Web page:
RSS chief Mohan Bhagwat said on Thursday that "affection" was very much a part of the ideology of his organisation. Bhagwat was speaking at the unveiling of a book on late RSS worker Vilas Fadnavis here.
"Affection and ideology are not two different things, actually affection is ideology for Rashtriya Swayamsevak Sangh," he said. "Because pure and true love is the basis of RSS's work," he added.
Speaking at the same program earlier, Union minister Nitin Gadkari had said that to him affection was more important than ideology. "Because it is through affection that people come together, though it is important that they are also attached to (common) ideology," the senior BJP leader said, while talking about Vilas Fadnavis. Bhagwat, in his speech, also said that an ideal RSS worker is the one who brings people together. The Hindus, when they unite, would not lose their quality of affection but would embrace the whole world, the Sangh supremo said.
Ahead of the verdict in the Ayodhya case, the Rashtriya Swayamsevak Sangh (RSS) has decided to open a dialogue with professionals from the Muslim community. Earlier on Tuesday, November 5, the BJP and RSS had chaired a meeting with the community's clerics, academics and prominent persons was organised, stressing on maintaining social harmony and unity. Apart from this, the RSS team has planned interaction with educated youths and professionals from various walks of life. The Supreme Court is likely to deliver its verdict on the Ayodhya case on November 17. The event is slated to take place on November 8 at the Nehru Memorial in Delhi, with the RSS team functionaries Krishna Gopal and Ram Lal expected to address the professionals at the event. The members of the RSS on Wednesday took a call to approach leaders across the political spectrum in its effort to promote harmony.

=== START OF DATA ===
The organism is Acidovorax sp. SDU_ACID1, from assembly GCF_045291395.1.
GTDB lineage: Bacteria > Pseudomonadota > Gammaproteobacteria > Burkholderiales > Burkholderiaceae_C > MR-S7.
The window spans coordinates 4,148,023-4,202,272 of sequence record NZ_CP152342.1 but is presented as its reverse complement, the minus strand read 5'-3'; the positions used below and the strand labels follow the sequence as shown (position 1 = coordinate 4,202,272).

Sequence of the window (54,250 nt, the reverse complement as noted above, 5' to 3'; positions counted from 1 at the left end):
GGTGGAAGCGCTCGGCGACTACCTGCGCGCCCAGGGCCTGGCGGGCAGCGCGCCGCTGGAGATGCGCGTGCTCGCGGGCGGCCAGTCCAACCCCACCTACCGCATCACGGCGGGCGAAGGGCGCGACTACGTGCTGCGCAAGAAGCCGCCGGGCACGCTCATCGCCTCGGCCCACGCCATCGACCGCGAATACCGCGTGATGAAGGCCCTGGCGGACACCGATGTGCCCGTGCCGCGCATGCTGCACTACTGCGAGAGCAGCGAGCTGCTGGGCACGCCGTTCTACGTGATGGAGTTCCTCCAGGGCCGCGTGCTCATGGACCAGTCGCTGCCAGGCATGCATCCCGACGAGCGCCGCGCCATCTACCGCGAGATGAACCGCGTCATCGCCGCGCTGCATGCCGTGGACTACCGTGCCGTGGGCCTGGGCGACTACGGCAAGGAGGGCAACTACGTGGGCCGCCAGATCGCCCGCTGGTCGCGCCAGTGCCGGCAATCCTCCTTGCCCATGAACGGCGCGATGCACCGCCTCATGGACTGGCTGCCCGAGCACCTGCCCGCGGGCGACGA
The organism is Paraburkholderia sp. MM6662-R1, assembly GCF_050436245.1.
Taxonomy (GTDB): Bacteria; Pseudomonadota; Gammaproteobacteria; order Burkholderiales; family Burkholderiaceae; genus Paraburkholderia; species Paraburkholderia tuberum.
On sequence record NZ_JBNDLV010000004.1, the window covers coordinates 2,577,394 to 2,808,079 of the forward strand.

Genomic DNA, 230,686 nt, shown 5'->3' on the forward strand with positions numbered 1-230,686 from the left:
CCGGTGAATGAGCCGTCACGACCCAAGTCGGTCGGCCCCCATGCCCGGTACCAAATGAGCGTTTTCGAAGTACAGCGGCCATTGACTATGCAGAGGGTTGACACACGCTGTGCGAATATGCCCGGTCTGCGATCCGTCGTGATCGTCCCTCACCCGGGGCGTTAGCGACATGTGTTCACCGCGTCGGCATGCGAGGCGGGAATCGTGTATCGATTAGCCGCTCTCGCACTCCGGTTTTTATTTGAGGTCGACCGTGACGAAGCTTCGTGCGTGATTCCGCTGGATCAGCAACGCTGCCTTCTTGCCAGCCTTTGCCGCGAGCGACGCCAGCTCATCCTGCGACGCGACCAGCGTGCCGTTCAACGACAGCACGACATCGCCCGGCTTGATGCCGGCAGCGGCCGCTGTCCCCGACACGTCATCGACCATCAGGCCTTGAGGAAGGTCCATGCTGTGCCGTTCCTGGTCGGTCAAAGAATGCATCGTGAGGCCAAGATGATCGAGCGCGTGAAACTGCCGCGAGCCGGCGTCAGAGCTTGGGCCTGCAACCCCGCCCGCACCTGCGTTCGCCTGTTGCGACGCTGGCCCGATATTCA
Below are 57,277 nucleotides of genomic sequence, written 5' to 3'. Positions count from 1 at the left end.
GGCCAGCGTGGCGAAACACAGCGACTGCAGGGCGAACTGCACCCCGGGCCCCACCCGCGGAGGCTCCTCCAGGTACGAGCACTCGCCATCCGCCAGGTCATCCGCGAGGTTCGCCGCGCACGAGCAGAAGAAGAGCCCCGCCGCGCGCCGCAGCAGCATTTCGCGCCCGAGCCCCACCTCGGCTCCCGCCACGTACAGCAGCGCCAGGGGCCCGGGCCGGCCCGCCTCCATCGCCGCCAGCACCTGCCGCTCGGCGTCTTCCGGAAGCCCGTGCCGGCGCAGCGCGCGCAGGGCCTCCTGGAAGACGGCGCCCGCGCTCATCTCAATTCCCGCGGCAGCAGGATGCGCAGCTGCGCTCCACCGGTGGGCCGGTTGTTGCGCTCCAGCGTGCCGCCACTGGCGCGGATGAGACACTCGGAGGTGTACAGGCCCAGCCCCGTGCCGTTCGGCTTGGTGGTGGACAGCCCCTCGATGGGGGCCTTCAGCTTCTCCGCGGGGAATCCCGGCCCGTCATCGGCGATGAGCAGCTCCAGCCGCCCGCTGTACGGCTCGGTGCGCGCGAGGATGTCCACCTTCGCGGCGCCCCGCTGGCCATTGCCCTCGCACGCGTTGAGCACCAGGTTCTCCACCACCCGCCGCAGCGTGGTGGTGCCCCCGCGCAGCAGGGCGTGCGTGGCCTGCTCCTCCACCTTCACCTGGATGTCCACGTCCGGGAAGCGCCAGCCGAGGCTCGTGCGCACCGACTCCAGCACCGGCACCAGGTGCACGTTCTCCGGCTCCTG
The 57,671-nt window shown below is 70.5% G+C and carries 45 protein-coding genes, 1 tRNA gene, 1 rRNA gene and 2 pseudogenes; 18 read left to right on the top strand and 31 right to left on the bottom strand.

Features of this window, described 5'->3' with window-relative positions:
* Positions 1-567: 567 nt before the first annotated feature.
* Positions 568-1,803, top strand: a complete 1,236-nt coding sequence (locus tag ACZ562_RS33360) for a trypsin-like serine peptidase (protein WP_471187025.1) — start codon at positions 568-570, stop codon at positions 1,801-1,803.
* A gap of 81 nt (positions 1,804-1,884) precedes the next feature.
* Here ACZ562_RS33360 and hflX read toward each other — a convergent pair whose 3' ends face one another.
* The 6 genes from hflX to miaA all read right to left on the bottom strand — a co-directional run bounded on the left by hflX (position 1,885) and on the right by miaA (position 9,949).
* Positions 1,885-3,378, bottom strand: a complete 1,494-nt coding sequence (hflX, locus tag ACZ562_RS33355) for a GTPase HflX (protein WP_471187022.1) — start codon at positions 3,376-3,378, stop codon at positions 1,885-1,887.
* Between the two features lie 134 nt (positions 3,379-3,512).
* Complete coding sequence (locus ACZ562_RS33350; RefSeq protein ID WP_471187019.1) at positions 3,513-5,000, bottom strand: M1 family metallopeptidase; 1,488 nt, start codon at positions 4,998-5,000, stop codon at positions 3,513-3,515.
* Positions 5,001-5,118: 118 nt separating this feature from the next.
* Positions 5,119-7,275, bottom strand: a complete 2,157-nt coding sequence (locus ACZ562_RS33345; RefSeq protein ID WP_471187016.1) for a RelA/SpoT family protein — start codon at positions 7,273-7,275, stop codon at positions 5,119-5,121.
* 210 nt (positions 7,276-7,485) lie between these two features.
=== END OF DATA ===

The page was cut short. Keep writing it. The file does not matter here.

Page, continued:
Further giving details about the same, the leader said: "The agenda of the meet is the court's verdict in the Ayodhya case and to maintain harmony after it is delivered," said a senior RSS leader involved in the process. According to a senior member of the team, various NGOs and professional bodies were contacted to reach out to the professionals from the minority community and then invitations were sent out. "A group of 70 to 80 professionals would be participating in this interaction with professionals from the community. The group consists of engineers, professors, doctors and social activists," added the leader.